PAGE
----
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 The Most Frequently Used Words on Television - Jon Rappaport

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PostSubject: The Most Frequently Used Words on Television - Jon Rappaport   Tue 02 Jul 2013, 1:14 am

The most frequently used words on television

by Jon Rappoport
July 1, 2013
www.nomorefakenews.com

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Propaganda is the art of selling people a reality they would never choose on their own.
 
One of the profound and simple tricks of propaganda is selling people what they already have.
 
However, if they don't know they already have it, if they don't realize the sale is unnecessary, they won't recognize the sleight-of-hand operation.
 
And the payoff is, they'll accept a synthetic substitute for the real thing.
 
If a person really doesn't understand he has freedom, he may, for example, buy the idea that freedom means serving others.
 
No. Freedom and serving others are two different things.
 
And there are all sorts of ways freedom can be packaged and sold that add up to slavery.
 
In the only study I've been able to find, Wictionary surveys the scripts of all television shows in the year 2006, to analyze the words most frequently broadcast to viewers in America.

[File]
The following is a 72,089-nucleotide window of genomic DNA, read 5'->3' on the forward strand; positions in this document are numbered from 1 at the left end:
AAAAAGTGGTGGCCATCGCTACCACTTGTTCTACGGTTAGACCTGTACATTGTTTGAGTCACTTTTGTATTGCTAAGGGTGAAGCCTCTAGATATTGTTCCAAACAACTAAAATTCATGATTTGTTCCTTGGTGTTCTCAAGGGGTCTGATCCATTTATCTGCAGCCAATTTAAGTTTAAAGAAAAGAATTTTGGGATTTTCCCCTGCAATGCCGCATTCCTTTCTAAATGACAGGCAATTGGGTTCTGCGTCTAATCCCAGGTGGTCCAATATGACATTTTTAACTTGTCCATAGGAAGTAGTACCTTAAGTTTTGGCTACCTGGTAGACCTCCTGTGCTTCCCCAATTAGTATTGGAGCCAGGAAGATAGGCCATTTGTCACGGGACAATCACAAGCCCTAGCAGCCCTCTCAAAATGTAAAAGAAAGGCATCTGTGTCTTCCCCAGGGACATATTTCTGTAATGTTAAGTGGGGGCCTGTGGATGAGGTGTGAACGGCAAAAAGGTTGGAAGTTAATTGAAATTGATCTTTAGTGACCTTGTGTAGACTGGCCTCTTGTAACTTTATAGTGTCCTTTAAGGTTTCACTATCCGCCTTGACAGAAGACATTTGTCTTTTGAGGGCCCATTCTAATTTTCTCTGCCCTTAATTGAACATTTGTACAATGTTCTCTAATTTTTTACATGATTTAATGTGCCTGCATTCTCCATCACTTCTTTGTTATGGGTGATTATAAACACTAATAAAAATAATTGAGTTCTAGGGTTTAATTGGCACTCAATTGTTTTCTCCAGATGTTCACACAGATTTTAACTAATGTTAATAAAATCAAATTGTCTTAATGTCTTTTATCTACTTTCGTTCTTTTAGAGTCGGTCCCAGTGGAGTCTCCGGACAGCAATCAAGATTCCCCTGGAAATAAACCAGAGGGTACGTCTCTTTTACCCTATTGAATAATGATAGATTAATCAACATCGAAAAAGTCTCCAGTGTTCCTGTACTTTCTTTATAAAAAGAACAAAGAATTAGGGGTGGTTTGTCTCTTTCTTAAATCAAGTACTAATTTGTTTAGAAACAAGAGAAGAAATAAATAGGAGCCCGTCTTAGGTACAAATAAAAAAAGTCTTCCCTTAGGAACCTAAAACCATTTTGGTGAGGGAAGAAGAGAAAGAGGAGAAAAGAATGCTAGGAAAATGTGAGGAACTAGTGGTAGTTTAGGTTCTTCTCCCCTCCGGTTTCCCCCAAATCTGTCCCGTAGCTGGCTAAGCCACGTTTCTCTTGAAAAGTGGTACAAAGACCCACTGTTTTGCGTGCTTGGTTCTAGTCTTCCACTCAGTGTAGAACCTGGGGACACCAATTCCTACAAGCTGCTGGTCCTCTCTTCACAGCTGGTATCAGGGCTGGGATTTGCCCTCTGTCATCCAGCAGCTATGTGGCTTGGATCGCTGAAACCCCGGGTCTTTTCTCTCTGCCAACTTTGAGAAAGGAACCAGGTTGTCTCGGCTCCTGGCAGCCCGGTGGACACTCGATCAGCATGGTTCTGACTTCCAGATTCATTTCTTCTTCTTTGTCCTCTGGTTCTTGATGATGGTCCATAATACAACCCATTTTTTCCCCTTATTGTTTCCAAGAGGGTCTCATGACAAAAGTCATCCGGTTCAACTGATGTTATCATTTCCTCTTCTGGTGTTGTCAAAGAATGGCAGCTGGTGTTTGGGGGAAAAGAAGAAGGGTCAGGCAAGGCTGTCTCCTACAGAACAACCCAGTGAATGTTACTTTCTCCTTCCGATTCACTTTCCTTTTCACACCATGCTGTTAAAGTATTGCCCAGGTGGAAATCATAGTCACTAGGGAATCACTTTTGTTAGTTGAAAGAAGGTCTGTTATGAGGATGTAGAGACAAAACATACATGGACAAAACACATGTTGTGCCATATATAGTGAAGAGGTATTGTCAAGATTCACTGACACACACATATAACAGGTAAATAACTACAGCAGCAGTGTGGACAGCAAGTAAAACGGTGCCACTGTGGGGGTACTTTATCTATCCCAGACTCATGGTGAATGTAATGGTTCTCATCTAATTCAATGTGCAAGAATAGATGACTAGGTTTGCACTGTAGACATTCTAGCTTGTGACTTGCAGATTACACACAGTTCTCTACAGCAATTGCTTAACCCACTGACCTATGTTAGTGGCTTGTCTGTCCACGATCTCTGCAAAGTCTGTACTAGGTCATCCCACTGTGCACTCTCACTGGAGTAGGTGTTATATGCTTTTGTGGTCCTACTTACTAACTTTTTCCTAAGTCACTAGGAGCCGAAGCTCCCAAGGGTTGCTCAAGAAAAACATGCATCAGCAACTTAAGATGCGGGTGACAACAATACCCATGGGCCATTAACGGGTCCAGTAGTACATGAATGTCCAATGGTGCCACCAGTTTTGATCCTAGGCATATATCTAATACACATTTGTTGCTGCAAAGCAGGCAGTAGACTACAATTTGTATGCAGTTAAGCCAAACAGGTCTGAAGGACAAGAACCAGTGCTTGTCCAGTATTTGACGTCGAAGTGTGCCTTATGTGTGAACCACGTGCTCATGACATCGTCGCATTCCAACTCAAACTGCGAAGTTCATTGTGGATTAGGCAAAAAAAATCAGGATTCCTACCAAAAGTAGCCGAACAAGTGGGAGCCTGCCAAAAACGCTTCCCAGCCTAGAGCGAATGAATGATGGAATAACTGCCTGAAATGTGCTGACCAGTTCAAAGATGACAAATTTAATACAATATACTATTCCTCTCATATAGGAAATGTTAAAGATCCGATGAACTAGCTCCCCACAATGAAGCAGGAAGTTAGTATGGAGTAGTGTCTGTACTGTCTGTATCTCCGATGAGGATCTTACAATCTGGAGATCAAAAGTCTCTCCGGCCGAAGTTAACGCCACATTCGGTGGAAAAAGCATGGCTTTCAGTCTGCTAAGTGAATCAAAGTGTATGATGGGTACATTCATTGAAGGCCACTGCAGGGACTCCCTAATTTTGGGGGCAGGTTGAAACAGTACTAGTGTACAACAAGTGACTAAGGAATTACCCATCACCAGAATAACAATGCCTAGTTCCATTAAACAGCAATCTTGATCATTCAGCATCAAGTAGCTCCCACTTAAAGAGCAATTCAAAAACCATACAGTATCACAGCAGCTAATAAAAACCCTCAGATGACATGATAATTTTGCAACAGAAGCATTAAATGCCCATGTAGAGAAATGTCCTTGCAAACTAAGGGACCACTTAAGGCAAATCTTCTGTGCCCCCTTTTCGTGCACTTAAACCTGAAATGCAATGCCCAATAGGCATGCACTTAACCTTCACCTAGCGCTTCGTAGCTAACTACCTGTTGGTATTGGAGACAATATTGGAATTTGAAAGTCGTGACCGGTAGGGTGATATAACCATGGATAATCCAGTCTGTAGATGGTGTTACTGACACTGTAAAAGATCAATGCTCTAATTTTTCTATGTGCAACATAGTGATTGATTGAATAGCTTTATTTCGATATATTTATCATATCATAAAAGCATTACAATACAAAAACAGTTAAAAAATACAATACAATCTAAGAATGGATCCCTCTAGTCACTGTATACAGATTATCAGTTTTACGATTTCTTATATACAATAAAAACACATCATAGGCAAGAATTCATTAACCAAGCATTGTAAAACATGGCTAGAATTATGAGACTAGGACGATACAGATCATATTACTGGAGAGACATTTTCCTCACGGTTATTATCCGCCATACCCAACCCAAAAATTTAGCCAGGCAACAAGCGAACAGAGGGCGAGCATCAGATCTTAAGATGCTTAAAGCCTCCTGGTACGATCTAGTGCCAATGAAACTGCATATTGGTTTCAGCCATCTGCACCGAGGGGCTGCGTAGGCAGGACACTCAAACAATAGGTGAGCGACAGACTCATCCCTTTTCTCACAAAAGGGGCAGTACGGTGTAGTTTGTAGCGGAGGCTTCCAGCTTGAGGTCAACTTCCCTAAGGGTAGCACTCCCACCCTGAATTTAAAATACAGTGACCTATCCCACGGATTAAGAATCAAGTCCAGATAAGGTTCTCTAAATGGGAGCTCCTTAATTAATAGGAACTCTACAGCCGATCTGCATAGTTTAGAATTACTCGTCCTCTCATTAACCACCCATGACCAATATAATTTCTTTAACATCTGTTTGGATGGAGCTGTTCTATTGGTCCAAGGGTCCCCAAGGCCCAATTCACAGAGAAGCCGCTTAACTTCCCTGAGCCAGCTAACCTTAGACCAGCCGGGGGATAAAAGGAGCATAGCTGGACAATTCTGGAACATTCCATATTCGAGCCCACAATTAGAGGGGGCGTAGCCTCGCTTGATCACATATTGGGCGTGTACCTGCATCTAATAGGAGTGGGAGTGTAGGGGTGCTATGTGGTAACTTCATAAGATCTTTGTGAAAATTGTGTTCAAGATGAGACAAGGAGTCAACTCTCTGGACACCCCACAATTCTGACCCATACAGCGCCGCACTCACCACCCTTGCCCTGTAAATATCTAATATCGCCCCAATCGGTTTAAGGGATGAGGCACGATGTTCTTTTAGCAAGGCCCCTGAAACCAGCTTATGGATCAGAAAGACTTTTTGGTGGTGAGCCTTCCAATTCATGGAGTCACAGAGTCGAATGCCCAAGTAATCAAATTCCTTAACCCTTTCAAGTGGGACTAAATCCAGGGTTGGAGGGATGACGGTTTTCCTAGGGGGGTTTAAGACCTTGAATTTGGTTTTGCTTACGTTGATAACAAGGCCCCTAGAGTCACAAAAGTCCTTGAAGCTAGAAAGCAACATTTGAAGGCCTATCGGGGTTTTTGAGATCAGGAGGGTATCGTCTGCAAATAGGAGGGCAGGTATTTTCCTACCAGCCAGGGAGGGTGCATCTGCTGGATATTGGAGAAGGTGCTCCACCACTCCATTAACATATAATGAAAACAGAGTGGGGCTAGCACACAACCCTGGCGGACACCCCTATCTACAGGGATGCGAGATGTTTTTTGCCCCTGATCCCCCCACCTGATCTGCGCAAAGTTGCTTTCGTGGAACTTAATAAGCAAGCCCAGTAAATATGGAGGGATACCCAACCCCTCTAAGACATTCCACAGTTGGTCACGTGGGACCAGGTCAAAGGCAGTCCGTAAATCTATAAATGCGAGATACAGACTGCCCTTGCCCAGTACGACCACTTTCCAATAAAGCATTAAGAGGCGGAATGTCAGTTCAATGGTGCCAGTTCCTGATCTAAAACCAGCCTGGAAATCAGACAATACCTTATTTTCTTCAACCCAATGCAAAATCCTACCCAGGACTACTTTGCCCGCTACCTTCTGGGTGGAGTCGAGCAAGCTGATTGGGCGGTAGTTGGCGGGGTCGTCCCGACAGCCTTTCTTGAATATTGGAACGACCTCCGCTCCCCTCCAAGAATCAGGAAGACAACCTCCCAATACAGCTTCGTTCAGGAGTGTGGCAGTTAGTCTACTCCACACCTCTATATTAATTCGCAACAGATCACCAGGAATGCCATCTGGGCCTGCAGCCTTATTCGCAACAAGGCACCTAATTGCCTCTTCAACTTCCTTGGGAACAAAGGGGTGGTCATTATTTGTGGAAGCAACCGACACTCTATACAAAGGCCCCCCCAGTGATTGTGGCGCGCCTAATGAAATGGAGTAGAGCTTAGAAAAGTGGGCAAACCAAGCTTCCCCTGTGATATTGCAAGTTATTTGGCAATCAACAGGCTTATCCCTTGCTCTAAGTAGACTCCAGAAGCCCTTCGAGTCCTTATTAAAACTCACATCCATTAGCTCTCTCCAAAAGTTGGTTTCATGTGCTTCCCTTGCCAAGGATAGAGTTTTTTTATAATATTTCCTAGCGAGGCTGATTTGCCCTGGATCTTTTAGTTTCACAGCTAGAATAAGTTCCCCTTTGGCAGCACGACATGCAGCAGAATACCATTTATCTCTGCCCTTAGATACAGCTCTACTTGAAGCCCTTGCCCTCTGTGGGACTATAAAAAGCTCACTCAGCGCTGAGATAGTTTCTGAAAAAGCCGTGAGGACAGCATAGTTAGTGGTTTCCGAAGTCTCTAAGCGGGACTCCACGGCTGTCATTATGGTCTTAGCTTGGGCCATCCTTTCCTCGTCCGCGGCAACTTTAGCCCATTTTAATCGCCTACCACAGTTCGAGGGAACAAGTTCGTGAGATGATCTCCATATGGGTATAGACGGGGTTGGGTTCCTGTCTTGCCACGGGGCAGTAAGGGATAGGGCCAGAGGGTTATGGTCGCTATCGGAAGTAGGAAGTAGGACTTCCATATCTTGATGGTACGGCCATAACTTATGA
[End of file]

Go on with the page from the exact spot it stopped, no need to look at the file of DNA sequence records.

Out of 29,713,800 words, including the massively used "a," "an," "the," "you," "me," and the like, the word "home" ranks 179 from the top. "Mom" is 218. "Together" is 222. "Family" is 250.
 
If you think this is hardly surprising, that's because you've been relentlessly bombarded with propaganda about family for years.
 
"In the end, all we have is family" "Family is the most important thing." "Our team is really like a family." "Our company is a family."
 
Well, take a step back.
 
Newsflash: Everyone is born into a family. It may be wonderful, it may be terrible, it may be just okay, it may be whole or broken, but it's a family.
 
For nearly all of human history, people have managed to deal with their families without needing to raise flags and pennants and banners elevating the concept to the highest peak of the highest mountain.